Football: Mistakes, turnovers doom Tribe to loss

The no. 2 and no. 5 FCS teams in the country met Saturday night in Villanova, Pa., and the result was a mismatch on the stats sheet. Consider these numbers:

Team A ran 86 offensive plays, gained 472 total yards and 27 first downs. They racked up over 32 minutes of possession and went 10 for 19 on third down chances.

Team B managed only 283 yards and 15 first downs on 52 plays. That squad was able to convert only 3 of its 10 third down opportunities.

The two teams aren’t who you think. Team A is William and Mary, who fell to its first loss of the season. Team B is the Villanova Wildcats, who improved to 5-0 by thoroughly beating the Tribe 28-17. The College led in nearly every major statistical category, but spent nearly the entire game trailing by a significant margin.

The key? Mistakes.

“It’s pretty evident that when we were doing things right, we were fine,” Head Coach Jimmye Laycock said. “But when we were turning it over and committing penalties and things like that, we weren’t fine. I think ultimately that’s what did us in.”

With the exception of maybe five or six plays, Laycock’s Tribe would have rolled to a comfortable victory. Instead, the team cost itself repeatedly with key mistakes, and never seriously threatened the Wildcats’s lead after the first quarter.

For that reason, all the above-mentioned statistics can be thrown out for the three that really mattered in this game. The College committed 8 penalties for 75 yards — often at key junctures — and turned the ball over twice. They scored only 14 points despite being in the red-zone five times. Villanova had only 2 penalties for 15 yards and did not commit a turnover. The Wildcats scored a touchdown on each of their three red zone opportunities.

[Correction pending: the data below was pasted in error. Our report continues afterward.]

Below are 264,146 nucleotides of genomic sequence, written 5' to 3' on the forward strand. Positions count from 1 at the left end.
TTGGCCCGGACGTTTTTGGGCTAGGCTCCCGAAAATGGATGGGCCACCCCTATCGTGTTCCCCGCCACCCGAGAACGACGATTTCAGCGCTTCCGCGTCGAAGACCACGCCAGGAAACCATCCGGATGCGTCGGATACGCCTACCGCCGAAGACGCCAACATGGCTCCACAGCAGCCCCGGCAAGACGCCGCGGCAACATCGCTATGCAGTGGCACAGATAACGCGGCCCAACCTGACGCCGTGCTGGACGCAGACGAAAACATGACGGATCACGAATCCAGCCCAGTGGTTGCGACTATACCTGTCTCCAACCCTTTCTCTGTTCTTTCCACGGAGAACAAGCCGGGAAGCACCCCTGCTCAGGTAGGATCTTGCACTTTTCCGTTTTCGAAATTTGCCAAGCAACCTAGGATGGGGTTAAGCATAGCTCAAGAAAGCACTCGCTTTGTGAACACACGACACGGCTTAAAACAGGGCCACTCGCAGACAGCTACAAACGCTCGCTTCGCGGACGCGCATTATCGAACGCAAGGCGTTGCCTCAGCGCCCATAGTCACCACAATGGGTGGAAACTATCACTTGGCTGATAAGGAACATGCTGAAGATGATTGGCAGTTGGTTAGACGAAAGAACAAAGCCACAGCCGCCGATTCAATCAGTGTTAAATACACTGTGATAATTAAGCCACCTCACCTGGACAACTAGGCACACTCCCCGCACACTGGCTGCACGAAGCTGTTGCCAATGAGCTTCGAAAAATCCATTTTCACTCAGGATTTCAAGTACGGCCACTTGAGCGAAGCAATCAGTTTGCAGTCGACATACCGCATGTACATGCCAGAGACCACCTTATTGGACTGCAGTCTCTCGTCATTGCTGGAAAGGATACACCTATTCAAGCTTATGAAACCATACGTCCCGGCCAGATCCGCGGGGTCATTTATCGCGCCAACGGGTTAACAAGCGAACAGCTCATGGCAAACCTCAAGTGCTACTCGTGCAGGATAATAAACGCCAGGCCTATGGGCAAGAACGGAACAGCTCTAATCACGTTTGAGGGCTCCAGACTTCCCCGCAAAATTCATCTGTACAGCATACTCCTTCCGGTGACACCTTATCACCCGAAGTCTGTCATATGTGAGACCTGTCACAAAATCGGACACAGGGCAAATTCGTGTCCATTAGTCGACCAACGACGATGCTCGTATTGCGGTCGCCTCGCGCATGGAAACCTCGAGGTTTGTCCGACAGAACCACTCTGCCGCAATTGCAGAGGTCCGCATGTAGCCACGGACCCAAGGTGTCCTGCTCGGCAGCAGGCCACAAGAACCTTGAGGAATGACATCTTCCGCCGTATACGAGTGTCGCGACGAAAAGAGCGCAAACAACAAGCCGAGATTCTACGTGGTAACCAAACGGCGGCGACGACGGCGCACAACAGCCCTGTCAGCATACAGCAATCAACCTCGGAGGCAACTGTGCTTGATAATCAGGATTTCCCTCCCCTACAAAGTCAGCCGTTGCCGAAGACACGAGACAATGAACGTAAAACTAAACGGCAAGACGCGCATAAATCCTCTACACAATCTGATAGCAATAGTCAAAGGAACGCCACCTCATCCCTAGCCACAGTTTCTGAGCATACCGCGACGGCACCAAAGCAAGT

Nowhere was that disparity more evident than on a pair of plays late in the first quarter.

After the Wildcats jumped out to a quick 7-0 lead, the teams traded punts. On the Tribe’s second possession, senior quarterback R.J. Archer marched the offense quickly down the field to the Villanova eight-yard line. There, with the College threatening to tie the score, he was picked off in the end zone.
The Tribe defense stepped up and forced a fourth down almost immediately after senior cornerback Terrell Wells delivered a jolting hit to a Villanova wide receiver. But then, senior defensive end C.J. Herbert picked up an inexcusable 15-yard taunting penalty after the play was over. First down, Wildcats. Tribe momentum? Gone for good.

From there, Villanova drove the length of the field and scored a touchdown to go up 14-0. The College never came within a possession again.

There are clear positives that the Tribe can take from this game. Villanova might be the best team in the country, and a loss to the Wildcats on the road is certainly excusable. Furthermore, for the majority of the contest, the College actually outplayed Villanova, proving that from a talent standpoint, the squad belongs among the FCS elite.

But when two top teams meet, the game is almost always going to come down to a handful of plays that will decide the game. Villanova played mistake-free football Saturday and made sure that each of those decisive plays went their way.

Laycock will not be happy with the weekend’s result; but Tribe fans can be sure that he will make adjustments to cut down on those mistakes.

The College got a wake-up call this week. But a regular season contest at one of the best teams in the country is an ideal opportunity to learn something about your team and improve.

The Tribe has plenty of tough games remaining, but they will likely enter them mentally tougher than before.
The FCS is not the BCS, and a single loss does not ruin a season.

It certainly won’t ruin the College’s.


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